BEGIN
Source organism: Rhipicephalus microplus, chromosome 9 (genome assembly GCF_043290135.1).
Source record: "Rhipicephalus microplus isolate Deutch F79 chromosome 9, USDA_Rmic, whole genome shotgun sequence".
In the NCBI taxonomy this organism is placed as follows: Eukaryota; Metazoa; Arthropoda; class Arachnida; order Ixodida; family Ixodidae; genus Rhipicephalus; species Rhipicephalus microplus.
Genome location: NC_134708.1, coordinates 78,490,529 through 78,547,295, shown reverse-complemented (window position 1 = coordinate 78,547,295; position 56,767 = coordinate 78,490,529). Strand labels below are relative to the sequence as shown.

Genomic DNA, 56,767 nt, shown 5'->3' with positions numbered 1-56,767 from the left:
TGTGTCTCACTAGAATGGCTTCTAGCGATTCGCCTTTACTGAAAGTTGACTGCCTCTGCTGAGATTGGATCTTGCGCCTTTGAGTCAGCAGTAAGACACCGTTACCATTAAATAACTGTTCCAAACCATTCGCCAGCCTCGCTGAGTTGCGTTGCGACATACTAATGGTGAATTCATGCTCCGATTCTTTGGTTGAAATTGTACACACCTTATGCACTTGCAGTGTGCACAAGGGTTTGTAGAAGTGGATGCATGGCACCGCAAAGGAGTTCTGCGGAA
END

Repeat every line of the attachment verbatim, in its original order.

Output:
Source organism: Rhipicephalus microplus, chromosome 9 (genome assembly GCF_043290135.1).
Source record: "Rhipicephalus microplus isolate Deutch F79 chromosome 9, USDA_Rmic, whole genome shotgun sequence".
In the NCBI taxonomy this organism is placed as follows: Eukaryota; Metazoa; Arthropoda; class Arachnida; order Ixodida; family Ixodidae; genus Rhipicephalus; species Rhipicephalus microplus.
Genome location: NC_134708.1, coordinates 78,490,529 through 78,547,295, shown reverse-complemented (window position 1 = coordinate 78,547,295; position 56,767 = coordinate 78,490,529). Strand labels below are relative to the sequence as shown.

Genomic DNA, 56,767 nt, shown 5'->3' with positions numbered 1-56,767 from the left:
TGTGTCTCACTAGAATGGCTTCTAGCGATTCGCCTTTACTGAAAGTTGACTGCCTCTGCTGAGATTGGATCTTGCGCCTTTGAGTCAGCAGTAAGACACCGTTACCATTAAATAACTGTTCCAAACCATTCGCCAGCCTCGCTGAGTTGCGTTGCGACATACTAATGGTGAATTCATGCTCCGATTCTTTGGTTGAAATTGTACACACCTTATGCACTTGCAGTGTGCACAAGGGTTTGTAGAAGTGGATGCATGGCACCGCAAAGGAGTTCTGCGGAA